by Emma Street
There is probably no film studio more closely associated with fairy tales than Disney. Since the release of Snow White and the Seven Dwarves in 1937 there has been a string of heroines in search of happily ever afters, although not without some barren spells, like the 30 years from the poor box office performance of Sleeping Beauty in 1959 until The Little Mermaid in 1989, the comeback which started a sequence that runs right up to 2010’s Tangled.
Disney heroines have changed a lot in seventy-odd years. Where once they were docile and obedient they’re now more headstrong and opinionated. If Snow White and the Seven Dwarves had been made in 2011 or The Princess and the Frog in the 1950s, the films would have turned out very differently.
Disney knows the value of its princesses and is not shy about exploiting them in every way possible. You can barely throw a rock in your average high street without hitting Disney Princess themed duvet sets, laptops, travel pillows and waffle irons. If you can’t find a rock to throw, there’s probably an interactive bright pink Princess projectile of some kind nearby instead. Disney only get away with such cynical merchandising because people do want to watch the films of course. Generally my teenage daughter regards anything pre-1980s as ridiculously antiquated and hard to watch but she’s always been happy to watch Disney even when the film in question is over 70 years old.
Snow White and the Seven Dwarves was famously the first full-length animated feature film. Compared to later Disney animations, Snow White often gives the impression of being a bunch of short cartoons about the dwarves with the Snow White story providing an over-arching narrative. Scenes where the dwarves wash themselves or snore musically while sleeping in the kitchen seem a bit odd to a modern viewer, as though they wandered over from a Donald Duck or Alice short.
Apparently, Walt Disney’s original intention was to have even more dwarf comedy action – a whole soup-eating scene was cut from the final film. A blessing really as what the film really needs is more time with Snow White, her step mother and the prince. We are provided with no backstory other than what’s covered in the animated picture book at the beginning of the film (a recurring technique in Disney films). Surprisingly Snow White and the Queen do not share any scenes at all before the scene where thanks to the Queen’s boggle-eyed hag disguise, Snow White is persuaded that poisoned apples count as one of her five a day.
When it comes to love, Snow White is ridiculously passive. The only way that she can think of to find true love is by wishing, which she sings about at length in her opening scene. When the prince does turn up, she flees – adopting the classic hiding-behind-a-wall approach to courtship.
The prince gets hardly any screen time at all. He doesn’t even get a name. Singing about how much he fancies the girl he’s just spotted is basically his lot until the final scene. To be fair to the lad, though, he certainly seems keen. The fact she seems to be one of the palace’s servants doesn’t deter him at the beginning of the film. Nor her apparently being dead at the end.
You can’t help wishing that Snow would give it a bit more thought before she goes galloping off with him on his white charger. She barely knows the guy. At this point in the film, she has a more meaningful relationship with Grumpy. I know his kiss saved her from a wicked spell, but that’s hardly legally binding. It’s not like Snow White’s the best judge of character either given that she clearly had no idea that her step-mum was a psychotic murderous bitch.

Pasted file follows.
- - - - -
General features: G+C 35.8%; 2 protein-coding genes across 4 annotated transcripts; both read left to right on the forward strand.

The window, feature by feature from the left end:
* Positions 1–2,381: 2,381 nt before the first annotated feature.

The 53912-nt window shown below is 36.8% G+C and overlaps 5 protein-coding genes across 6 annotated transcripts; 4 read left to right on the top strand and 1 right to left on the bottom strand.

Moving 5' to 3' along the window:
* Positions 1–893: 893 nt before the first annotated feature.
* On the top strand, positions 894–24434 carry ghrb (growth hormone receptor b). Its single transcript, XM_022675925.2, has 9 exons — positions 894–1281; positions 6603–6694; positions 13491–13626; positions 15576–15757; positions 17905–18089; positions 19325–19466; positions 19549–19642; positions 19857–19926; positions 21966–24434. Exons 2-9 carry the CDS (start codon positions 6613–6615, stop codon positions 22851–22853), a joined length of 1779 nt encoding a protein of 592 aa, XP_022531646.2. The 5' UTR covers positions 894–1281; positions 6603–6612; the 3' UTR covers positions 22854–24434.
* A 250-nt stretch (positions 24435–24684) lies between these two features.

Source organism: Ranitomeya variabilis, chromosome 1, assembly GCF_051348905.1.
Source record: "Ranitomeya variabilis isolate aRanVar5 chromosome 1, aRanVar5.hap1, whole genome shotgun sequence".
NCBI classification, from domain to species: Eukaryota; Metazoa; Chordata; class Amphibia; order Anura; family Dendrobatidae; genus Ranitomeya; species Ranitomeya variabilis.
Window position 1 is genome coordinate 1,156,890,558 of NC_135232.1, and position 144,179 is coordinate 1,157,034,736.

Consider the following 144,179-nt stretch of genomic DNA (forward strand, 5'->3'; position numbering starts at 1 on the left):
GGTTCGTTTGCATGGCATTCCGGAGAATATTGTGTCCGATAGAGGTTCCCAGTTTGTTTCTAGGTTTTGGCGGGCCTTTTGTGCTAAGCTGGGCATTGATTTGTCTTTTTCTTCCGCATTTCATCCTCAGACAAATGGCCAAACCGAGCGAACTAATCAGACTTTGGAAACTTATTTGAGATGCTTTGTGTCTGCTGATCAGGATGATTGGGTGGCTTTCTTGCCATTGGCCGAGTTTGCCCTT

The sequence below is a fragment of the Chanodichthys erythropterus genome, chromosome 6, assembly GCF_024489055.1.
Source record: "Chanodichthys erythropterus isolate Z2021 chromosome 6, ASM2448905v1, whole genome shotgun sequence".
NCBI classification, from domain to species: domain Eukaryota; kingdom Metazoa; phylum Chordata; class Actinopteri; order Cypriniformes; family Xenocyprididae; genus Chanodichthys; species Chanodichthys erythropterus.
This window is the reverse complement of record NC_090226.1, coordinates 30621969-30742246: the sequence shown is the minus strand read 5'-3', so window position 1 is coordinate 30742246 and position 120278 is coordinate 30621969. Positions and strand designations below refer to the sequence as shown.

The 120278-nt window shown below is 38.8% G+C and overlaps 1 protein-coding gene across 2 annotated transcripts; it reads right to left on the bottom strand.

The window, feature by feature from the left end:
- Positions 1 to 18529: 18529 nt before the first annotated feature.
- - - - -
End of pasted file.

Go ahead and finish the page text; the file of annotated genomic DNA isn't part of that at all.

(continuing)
Things weren’t much better in the 1950s. Both Cinderella and Sleeping Beauty’s Aurora follow the passive example set by Snow White. Cinderella is similarly downtrodden at the beginning of the film although her desire to get to the ball does seem to be more about getting out of the house for an evening than necessarily finding her true love. She does make some attempt to control her own life but is pretty reliant on the outside help provided by her Fairy Godmother in order to do this. Having given her goddaughter everything she could desire, the Fairy Godmother provides one rule – be home by midnight. Infuriatingly Cinderella completely manages to lose track time of time. The carelessness still bugs me. I’m not the most organised of people but I think if a magical godparent turned up and gave me the moon on a stick I’d remember her one stipulation.
Cinders doesn’t actually realise that it’s the prince she’s dancing with at the ball. Afterwards she says to her animal companions ‘I’m sure even the prince couldn’t be more…’ and stares off into the distance dreamily. She then goes on to say ‘Well, it’s over and that’s that.’ which seems a fairly defeatist attitude to take towards your future happiness. Cinderella relies on a whole host of people to sort her life out – her Fairy Godmother, the prince, the king, the arch-duke, the dog and a whole bunch of mice in hats. It’s lucky it all turned out so spiffingly really.
Like Snow White, Sleeping Beauty heroine Aurora’s approach to life is to wish for stuff. Well dreaming rather than wishing, but the outcome is pretty much the same. She sings a song, a passing prince hears it, joins in the chorus and they’re both in love with one another before the final stanza. This scenario was repeated a third time in 2007’s knowing self-parody, Enchanted.
Like Cinderella, she has no idea that her dance partner is the prince. She arranges to meet him that same night but when she’s told that she is already betrothed to another, unhappy as she is about the arrangement, she doesn’t openly defy it. Philip on the other hand refuses to go along with the plan, racing off to keep his assignation with the “peasant girl”. Clearly it’s a lot easier to be headstrong when you’re a boy. After Aurora succumbs to the spell and pricks her finger, she – like Snow White – is awoken by true love’s kiss. Here, Philip does actually know that’s the deal unlike the prince in Snow White who clearly couldn’t resist a quick smooch with the unconscious object of his affections.